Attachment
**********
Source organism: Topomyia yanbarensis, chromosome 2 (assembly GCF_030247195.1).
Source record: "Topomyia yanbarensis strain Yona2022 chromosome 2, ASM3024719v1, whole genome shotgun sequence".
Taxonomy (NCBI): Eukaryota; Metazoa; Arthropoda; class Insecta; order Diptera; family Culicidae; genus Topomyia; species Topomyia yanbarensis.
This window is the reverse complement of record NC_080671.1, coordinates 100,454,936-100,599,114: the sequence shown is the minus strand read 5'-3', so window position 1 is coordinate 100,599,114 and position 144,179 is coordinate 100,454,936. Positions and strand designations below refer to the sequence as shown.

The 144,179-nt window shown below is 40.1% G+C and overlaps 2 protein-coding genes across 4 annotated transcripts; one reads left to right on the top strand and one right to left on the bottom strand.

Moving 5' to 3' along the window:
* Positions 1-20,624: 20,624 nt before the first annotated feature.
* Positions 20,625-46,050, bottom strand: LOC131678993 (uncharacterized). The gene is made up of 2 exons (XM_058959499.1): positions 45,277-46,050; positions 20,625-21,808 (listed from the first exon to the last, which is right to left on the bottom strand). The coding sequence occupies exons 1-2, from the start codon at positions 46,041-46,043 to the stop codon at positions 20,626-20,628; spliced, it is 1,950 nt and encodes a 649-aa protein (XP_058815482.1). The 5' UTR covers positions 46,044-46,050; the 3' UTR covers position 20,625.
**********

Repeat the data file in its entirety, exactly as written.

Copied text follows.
Source organism: Topomyia yanbarensis, chromosome 2 (assembly GCF_030247195.1).
Source record: "Topomyia yanbarensis strain Yona2022 chromosome 2, ASM3024719v1, whole genome shotgun sequence".
Taxonomy (NCBI): Eukaryota; Metazoa; Arthropoda; class Insecta; order Diptera; family Culicidae; genus Topomyia; species Topomyia yanbarensis.
This window is the reverse complement of record NC_080671.1, coordinates 100,454,936-100,599,114: the sequence shown is the minus strand read 5'-3', so window position 1 is coordinate 100,599,114 and position 144,179 is coordinate 100,454,936. Positions and strand designations below refer to the sequence as shown.

The 144,179-nt window shown below is 40.1% G+C and overlaps 2 protein-coding genes across 4 annotated transcripts; one reads left to right on the top strand and one right to left on the bottom strand.

Moving 5' to 3' along the window:
* Positions 1-20,624: 20,624 nt before the first annotated feature.
* Positions 20,625-46,050, bottom strand: LOC131678993 (uncharacterized). The gene is made up of 2 exons (XM_058959499.1): positions 45,277-46,050; positions 20,625-21,808 (listed from the first exon to the last, which is right to left on the bottom strand). The coding sequence occupies exons 1-2, from the start codon at positions 46,041-46,043 to the stop codon at positions 20,626-20,628; spliced, it is 1,950 nt and encodes a 649-aa protein (XP_058815482.1). The 5' UTR covers positions 46,044-46,050; the 3' UTR covers position 20,625.